But a question of whether the outside linebacker needs to get bigger during the offseason caused Jones to all but roll his eyes last week.
"If y'all want me to be bigger I'll be bigger," Jones, who is listed at 6-foot-2, 245 pounds, told reporters. "I just feel like you've got to be stronger and you've got to know the game. If you make plays and do the things you need to do, size doesn't really matter."
The problem for the Steelers is they don't have a much better idea of whether Jones needs to get bigger to succeed at this level than they did at this time a year ago.
A dislocated wrist derailed Jones' season -- he missed 11 games and wasn't the same when he did return -- making the 2013 first-round draft pick again one of the biggest concerns heading into the offseason.
The Steelers desperately need Jones to emerge as an impact edge pass-rusher, and they need everything to fall into place for the former University of Georgia All-American next season -- from staying healthy to taking advantage of the opportunity he will have in 2015, with so much uncertainty at outside linebacker.
The Steelers are encouraged by the growth they saw from Jones in the first two and a half games this season before he hurt his wrist. But they realize it is only a small sample size, something Jones also acknowledged.
"Before my injury I really think I was on the right path of having a good season," Jones said. "Not saying I was going to have a mind-blowing season because we don't know. Coach Joey [Porter] really coached me up and had some good things going and that injury just threw me back."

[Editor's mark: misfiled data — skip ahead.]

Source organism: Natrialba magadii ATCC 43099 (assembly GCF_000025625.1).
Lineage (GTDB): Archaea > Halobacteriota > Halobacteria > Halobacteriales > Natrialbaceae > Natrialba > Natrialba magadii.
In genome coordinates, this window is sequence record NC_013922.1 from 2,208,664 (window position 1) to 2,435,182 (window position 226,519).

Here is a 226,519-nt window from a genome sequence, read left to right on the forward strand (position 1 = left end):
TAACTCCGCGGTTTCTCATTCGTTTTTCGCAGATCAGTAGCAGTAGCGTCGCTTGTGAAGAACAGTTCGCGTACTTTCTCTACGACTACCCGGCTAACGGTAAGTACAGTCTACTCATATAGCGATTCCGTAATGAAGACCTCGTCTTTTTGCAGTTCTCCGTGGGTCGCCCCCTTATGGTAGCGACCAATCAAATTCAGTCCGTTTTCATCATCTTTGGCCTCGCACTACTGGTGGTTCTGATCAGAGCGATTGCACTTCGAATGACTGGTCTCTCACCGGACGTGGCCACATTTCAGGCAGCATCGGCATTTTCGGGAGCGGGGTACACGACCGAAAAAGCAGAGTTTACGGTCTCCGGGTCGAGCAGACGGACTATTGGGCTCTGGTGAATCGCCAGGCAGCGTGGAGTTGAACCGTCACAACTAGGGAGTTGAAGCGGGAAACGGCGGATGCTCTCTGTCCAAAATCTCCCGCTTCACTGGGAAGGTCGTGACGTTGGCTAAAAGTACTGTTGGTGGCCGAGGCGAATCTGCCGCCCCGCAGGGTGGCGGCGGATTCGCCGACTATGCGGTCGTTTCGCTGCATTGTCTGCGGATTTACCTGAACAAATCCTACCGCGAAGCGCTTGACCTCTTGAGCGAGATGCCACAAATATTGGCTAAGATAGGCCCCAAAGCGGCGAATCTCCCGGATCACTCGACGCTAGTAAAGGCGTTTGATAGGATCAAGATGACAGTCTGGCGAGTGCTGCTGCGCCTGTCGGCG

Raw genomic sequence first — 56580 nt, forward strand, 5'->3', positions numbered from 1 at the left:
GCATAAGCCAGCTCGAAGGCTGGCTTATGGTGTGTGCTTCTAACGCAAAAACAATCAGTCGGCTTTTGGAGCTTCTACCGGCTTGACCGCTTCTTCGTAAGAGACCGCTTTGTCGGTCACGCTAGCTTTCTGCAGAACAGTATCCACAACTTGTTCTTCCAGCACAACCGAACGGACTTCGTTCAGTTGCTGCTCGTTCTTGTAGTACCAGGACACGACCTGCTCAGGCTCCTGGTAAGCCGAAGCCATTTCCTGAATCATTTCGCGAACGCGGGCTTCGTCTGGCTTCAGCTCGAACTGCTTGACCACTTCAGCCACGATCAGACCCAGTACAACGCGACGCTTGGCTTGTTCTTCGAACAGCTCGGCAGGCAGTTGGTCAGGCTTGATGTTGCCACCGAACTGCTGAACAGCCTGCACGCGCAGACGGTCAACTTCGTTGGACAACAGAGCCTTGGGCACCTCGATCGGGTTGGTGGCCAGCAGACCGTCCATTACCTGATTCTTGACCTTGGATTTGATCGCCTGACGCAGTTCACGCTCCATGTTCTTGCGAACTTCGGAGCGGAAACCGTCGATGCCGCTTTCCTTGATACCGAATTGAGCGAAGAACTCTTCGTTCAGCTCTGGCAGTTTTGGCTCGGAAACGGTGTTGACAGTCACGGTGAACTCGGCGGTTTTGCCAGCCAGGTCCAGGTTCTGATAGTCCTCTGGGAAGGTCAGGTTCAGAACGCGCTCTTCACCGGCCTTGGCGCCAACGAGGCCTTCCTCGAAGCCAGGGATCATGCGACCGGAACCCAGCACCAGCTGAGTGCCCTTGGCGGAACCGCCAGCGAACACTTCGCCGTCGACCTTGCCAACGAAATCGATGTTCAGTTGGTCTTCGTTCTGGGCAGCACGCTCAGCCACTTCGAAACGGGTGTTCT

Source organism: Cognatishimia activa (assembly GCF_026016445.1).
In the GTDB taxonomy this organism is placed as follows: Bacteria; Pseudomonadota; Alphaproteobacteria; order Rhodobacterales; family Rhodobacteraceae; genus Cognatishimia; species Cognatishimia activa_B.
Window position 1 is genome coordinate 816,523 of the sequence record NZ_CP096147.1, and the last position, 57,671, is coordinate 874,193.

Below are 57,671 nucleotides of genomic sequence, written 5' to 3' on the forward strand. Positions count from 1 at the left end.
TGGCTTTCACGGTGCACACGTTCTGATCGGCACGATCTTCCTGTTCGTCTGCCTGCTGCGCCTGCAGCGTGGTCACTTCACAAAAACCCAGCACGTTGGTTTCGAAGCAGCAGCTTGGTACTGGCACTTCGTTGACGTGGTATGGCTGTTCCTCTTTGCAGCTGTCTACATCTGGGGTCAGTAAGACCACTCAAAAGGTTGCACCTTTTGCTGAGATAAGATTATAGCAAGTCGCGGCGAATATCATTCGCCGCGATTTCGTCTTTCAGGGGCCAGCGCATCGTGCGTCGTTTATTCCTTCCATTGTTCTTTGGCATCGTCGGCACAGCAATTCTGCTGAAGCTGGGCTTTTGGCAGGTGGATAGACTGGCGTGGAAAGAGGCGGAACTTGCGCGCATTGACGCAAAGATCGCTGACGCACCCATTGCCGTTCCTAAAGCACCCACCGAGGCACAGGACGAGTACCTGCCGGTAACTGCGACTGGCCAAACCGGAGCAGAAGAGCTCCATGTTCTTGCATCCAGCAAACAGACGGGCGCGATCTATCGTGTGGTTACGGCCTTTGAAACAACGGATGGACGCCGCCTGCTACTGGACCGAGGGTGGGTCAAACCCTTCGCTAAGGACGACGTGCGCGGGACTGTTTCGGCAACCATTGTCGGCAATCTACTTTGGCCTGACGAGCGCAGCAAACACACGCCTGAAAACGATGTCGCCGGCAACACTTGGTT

Jones worked his way back from the injured reserve/designated to return list to play in Pittsburgh's final five games. But Jones played sparingly behind James Harrison at right outside linebacker.
"He was playing with a hurt hand," Harrison said. "He wasn't really using it. From previous tape I ended up seeing before he got hurt, he was looking good."
Steelers coach Mike Tomlin said how Jones dealt with the injury is a significant part in evaluating the latter's second NFL season.
"How susceptible you are to injury is an element of the evaluation. We all are evaluated on all elements on how we perform," Tomlin said. "Oftentimes we have no control over some of the things that happen to us. We have all the control over how we respond and how we bounce back.
"I would imagine that he knows a lot more about himself as a football player and a professional now than he did prior to that injury. It creates misery, short-term misery, but also an opportunity for big-time growth. It will be interesting to see what that discussion is for him from his perspective and from ours as we move forward with him."
Jones, the only Steelers outside linebacker signed beyond 2014, plans to work with Marcel Pastoor, the team's assistant strength coach, before returning to Atlanta to train with Kansas City Chiefs outside linebacker Justin Houston, who led the NFL with 22 sacks in 2014.
Whether Jones can approach Houston's level as a pass-rusher -- the two were college teammates and are close friends -- remains to be seen. Just as uncertain is who will be playing outside linebacker with Jones next season in Pittsburgh.
Jason Worilds and Arthur Moats will be unrestricted free agents in March unless the Steelers sign both or use a tag on Worilds for the second year in a row. Harrison hasn't decided if he wants to play in 2015, and the Steelers may move on from the 12-year veteran.
"Hopefully they'll come back," Jones said. "I love playing with those guys. They're very passionate about this game and they respect this game."